In Part One of this 4-part backgrounder to conspirituality, I argued that people immersed in the yoga and New Age worlds are trained in spiritual values that are Venn-y with conspiracism. I argued that if they gain insight or relief from believing that:
- Nothing is as it seems,
- everything happens for a reason, and…
- everything is connected…
…they have also rolled out a cognitive and psychological welcome-mat for conspiracist fascinations, up to and including QAnon.
I paused that post on a question:
What will nudge the New Ager downstream along these axioms, from the wholesome and connective, to the paranoid and conspiratorial?
In next week’s post I’ll look at political economy, and how conspiracy theories can offer more safety than the US government can. The week after that will be on how viral technologies amplify emotionally inflammatory content, and the wellness influencer must stay ahead of the conspiracy curve in order to monetize their solution to it. For the gig-working conspiritualist, uncertainty about the COVID vaccine can be a sales opportunity for Chinese herbs and sound baths. Any moral panic about child abuse uplevels the value of trauma-aware workshops.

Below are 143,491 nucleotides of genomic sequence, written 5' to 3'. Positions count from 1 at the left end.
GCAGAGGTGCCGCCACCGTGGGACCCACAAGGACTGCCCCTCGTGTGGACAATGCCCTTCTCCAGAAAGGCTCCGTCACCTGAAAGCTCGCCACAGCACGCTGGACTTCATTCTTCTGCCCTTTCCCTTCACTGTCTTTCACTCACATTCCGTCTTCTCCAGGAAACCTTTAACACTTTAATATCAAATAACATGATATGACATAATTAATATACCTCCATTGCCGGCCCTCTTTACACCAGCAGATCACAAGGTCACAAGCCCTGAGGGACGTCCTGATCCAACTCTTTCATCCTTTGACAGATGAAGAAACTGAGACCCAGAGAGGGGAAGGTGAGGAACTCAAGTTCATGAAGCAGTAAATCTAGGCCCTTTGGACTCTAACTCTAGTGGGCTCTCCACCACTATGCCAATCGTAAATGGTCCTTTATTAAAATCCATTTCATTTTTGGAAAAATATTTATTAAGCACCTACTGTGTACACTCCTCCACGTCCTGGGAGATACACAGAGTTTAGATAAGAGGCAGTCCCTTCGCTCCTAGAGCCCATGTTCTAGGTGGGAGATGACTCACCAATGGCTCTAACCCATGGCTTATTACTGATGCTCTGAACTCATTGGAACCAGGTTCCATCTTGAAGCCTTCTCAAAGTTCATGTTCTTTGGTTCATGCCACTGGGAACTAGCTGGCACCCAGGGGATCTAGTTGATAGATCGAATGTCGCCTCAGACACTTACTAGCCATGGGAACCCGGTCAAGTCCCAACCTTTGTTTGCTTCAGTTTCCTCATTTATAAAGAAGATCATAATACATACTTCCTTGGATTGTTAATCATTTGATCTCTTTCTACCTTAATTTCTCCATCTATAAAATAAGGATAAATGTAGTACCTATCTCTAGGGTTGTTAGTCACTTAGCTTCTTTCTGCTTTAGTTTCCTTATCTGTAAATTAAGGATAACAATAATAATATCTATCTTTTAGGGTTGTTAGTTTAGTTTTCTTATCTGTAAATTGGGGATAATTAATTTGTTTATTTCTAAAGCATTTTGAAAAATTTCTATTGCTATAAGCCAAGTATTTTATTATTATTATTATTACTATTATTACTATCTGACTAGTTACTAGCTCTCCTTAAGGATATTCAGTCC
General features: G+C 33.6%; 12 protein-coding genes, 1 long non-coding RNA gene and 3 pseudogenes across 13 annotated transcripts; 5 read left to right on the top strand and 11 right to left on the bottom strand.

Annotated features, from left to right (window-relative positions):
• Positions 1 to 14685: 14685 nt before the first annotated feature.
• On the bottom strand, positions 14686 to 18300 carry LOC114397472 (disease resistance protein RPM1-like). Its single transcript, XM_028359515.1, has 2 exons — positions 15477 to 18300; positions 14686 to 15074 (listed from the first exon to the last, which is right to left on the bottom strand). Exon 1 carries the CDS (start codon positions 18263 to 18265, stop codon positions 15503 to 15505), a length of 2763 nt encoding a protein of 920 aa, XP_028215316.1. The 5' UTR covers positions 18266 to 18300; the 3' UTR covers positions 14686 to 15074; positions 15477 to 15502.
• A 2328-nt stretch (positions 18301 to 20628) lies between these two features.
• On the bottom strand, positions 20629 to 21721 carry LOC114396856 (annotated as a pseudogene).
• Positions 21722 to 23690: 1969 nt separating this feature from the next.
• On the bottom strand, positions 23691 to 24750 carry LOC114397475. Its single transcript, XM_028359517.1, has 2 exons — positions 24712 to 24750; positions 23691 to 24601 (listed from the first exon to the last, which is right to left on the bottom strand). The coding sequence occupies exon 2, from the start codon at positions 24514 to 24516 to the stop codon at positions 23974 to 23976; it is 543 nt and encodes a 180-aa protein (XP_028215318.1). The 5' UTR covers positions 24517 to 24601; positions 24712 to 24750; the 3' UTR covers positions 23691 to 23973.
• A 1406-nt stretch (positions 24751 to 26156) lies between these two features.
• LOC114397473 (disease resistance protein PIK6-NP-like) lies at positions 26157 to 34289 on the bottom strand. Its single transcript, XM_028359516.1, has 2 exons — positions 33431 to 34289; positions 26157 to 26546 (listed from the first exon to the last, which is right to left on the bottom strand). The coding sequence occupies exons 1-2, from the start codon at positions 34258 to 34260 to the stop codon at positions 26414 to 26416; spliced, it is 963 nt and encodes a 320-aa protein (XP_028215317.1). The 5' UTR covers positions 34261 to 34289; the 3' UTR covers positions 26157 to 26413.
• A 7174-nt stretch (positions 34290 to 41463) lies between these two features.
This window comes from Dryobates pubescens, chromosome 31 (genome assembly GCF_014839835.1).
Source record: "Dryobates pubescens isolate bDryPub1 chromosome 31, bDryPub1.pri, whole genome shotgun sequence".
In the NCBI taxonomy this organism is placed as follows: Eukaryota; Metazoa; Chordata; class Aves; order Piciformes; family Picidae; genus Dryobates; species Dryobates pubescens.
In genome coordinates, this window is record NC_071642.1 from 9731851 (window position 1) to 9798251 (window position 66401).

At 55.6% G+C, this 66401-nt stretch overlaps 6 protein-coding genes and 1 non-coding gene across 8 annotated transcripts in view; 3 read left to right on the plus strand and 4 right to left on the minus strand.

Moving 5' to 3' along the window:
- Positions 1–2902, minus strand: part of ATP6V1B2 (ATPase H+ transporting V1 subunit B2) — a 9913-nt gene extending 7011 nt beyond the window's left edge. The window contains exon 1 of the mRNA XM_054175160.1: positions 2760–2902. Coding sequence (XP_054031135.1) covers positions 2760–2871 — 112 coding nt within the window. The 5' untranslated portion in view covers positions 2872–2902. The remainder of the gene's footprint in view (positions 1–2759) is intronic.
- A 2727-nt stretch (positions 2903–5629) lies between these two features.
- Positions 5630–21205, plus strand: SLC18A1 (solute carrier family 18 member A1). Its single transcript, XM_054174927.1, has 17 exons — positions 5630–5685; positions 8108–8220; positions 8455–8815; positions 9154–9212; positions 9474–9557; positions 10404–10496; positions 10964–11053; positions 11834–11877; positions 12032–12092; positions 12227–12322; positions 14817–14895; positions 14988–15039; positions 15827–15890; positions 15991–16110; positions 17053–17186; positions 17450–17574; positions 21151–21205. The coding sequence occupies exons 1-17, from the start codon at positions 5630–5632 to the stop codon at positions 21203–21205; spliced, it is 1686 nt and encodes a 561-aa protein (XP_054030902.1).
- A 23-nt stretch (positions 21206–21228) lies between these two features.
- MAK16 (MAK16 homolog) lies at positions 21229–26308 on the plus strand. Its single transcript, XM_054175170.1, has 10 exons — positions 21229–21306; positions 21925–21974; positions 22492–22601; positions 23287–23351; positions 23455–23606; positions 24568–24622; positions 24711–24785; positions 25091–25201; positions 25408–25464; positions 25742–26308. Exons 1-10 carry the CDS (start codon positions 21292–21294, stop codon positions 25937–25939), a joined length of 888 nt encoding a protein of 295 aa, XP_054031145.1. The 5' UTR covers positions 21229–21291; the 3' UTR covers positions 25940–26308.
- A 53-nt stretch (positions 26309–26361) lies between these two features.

But the influence I’ll focus on in this post comes in the form of an historical echo. Before neoliberalism convinced wellness consumers that they were on their own and inflated the influencer class to serve them, and before Facebook algorithmically boosted conspiracism, the New Age yoga practitioner was already living in the afterglow of a fascist fever dream.
For fascists, yoga was an occult tool for purifying and exalting the individual body as a microcosm of the triumphant nation.
Here’s a weird fact. Nazis. Loved. Yoga. Not for its therapeutic value. Not because they wanted world peace, nor because they wanted to chill out. For them, yoga was an occult tool for purifying and exalting the individual body as…